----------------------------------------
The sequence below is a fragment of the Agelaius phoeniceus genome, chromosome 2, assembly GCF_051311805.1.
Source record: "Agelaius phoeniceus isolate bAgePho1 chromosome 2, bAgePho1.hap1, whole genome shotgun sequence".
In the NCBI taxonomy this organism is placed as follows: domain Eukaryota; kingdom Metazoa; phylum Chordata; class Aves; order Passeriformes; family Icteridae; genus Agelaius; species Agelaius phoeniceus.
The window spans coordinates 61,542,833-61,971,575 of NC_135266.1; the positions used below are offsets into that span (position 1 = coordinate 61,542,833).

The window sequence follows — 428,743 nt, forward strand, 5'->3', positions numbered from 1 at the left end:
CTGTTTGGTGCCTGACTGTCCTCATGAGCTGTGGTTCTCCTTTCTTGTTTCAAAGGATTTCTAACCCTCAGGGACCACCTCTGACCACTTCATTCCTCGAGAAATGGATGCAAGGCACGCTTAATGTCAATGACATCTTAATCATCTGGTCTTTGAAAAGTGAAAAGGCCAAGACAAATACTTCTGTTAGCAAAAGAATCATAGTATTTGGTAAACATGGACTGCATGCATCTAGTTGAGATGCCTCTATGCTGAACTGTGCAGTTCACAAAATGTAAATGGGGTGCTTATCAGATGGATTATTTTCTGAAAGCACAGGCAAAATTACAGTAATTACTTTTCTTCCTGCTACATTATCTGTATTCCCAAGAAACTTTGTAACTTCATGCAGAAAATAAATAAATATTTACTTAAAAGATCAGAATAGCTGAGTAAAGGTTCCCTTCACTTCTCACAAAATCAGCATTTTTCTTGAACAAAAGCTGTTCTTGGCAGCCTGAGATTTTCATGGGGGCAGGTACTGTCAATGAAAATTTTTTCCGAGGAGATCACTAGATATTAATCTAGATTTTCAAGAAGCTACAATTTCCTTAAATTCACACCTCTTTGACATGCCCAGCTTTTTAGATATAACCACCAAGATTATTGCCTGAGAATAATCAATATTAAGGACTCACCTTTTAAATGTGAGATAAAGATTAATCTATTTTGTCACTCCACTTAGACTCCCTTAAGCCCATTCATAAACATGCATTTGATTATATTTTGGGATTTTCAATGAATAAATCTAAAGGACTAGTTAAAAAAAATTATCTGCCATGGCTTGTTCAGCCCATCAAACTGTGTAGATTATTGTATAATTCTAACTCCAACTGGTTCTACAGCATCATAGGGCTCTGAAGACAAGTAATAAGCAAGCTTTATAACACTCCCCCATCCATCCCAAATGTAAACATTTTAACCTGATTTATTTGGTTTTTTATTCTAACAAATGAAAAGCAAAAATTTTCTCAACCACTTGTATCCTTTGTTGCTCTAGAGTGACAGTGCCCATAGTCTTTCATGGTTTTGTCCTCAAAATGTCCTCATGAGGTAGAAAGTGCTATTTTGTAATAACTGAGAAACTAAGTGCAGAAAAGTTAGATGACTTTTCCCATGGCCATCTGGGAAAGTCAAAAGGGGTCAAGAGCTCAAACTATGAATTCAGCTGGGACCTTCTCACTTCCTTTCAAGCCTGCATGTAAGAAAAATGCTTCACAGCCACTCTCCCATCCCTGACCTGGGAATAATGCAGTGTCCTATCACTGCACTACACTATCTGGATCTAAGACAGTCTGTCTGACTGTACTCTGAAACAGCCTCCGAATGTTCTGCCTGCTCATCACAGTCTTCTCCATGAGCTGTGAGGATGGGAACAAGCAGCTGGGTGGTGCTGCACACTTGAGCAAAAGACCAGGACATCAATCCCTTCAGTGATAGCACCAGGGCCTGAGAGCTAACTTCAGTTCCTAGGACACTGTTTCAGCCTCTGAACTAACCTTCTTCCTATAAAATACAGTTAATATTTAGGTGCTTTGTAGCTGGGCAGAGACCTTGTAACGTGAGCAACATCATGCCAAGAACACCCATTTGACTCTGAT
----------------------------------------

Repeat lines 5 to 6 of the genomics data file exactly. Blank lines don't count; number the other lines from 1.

The window sequence follows — 428,743 nt, forward strand, 5'->3', positions numbered from 1 at the left end:
CTGTTTGGTGCCTGACTGTCCTCATGAGCTGTGGTTCTCCTTTCTTGTTTCAAAGGATTTCTAACCCTCAGGGACCACCTCTGACCACTTCATTCCTCGAGAAATGGATGCAAGGCACGCTTAATGTCAATGACATCTTAATCATCTGGTCTTTGAAAAGTGAAAAGGCCAAGACAAATACTTCTGTTAGCAAAAGAATCATAGTATTTGGTAAACATGGACTGCATGCATCTAGTTGAGATGCCTCTATGCTGAACTGTGCAGTTCACAAAATGTAAATGGGGTGCTTATCAGATGGATTATTTTCTGAAAGCACAGGCAAAATTACAGTAATTACTTTTCTTCCTGCTACATTATCTGTATTCCCAAGAAACTTTGTAACTTCATGCAGAAAATAAATAAATATTTACTTAAAAGATCAGAATAGCTGAGTAAAGGTTCCCTTCACTTCTCACAAAATCAGCATTTTTCTTGAACAAAAGCTGTTCTTGGCAGCCTGAGATTTTCATGGGGGCAGGTACTGTCAATGAAAATTTTTTCCGAGGAGATCACTAGATATTAATCTAGATTTTCAAGAAGCTACAATTTCCTTAAATTCACACCTCTTTGACATGCCCAGCTTTTTAGATATAACCACCAAGATTATTGCCTGAGAATAATCAATATTAAGGACTCACCTTTTAAATGTGAGATAAAGATTAATCTATTTTGTCACTCCACTTAGACTCCCTTAAGCCCATTCATAAACATGCATTTGATTATATTTTGGGATTTTCAATGAATAAATCTAAAGGACTAGTTAAAAAAAATTATCTGCCATGGCTTGTTCAGCCCATCAAACTGTGTAGATTATTGTATAATTCTAACTCCAACTGGTTCTACAGCATCATAGGGCTCTGAAGACAAGTAATAAGCAAGCTTTATAACACTCCCCCATCCATCCCAAATGTAAACATTTTAACCTGATTTATTTGGTTTTTTATTCTAACAAATGAAAAGCAAAAATTTTCTCAACCACTTGTATCCTTTGTTGCTCTAGAGTGACAGTGCCCATAGTCTTTCATGGTTTTGTCCTCAAAATGTCCTCATGAGGTAGAAAGTGCTATTTTGTAATAACTGAGAAACTAAGTGCAGAAAAGTTAGATGACTTTTCCCATGGCCATCTGGGAAAGTCAAAAGGGGTCAAGAGCTCAAACTATGAATTCAGCTGGGACCTTCTCACTTCCTTTCAAGCCTGCATGTAAGAAAAATGCTTCACAGCCACTCTCCCATCCCTGACCTGGGAATAATGCAGTGTCCTATCACTGCACTACACTATCTGGATCTAAGACAGTCTGTCTGACTGTACTCTGAAACAGCCTCCGAATGTTCTGCCTGCTCATCACAGTCTTCTCCATGAGCTGTGAGGATGGGAACAAGCAGCTGGGTGGTGCTGCACACTTGAGCAAAAGACCAGGACATCAATCCCTTCAGTGATAGCACCAGGGCCTGAGAGCTAACTTCAGTTCCTAGGACACTGTTTCAGCCTCTGAACTAACCTTCTTCCTATAAAATACAGTTAATATTTAGGTGCTTTGTAGCTGGGCAGAGACCTTGTAACGTGAGCAACATCATGCCAAGAACACCCATTTGACTCTGAT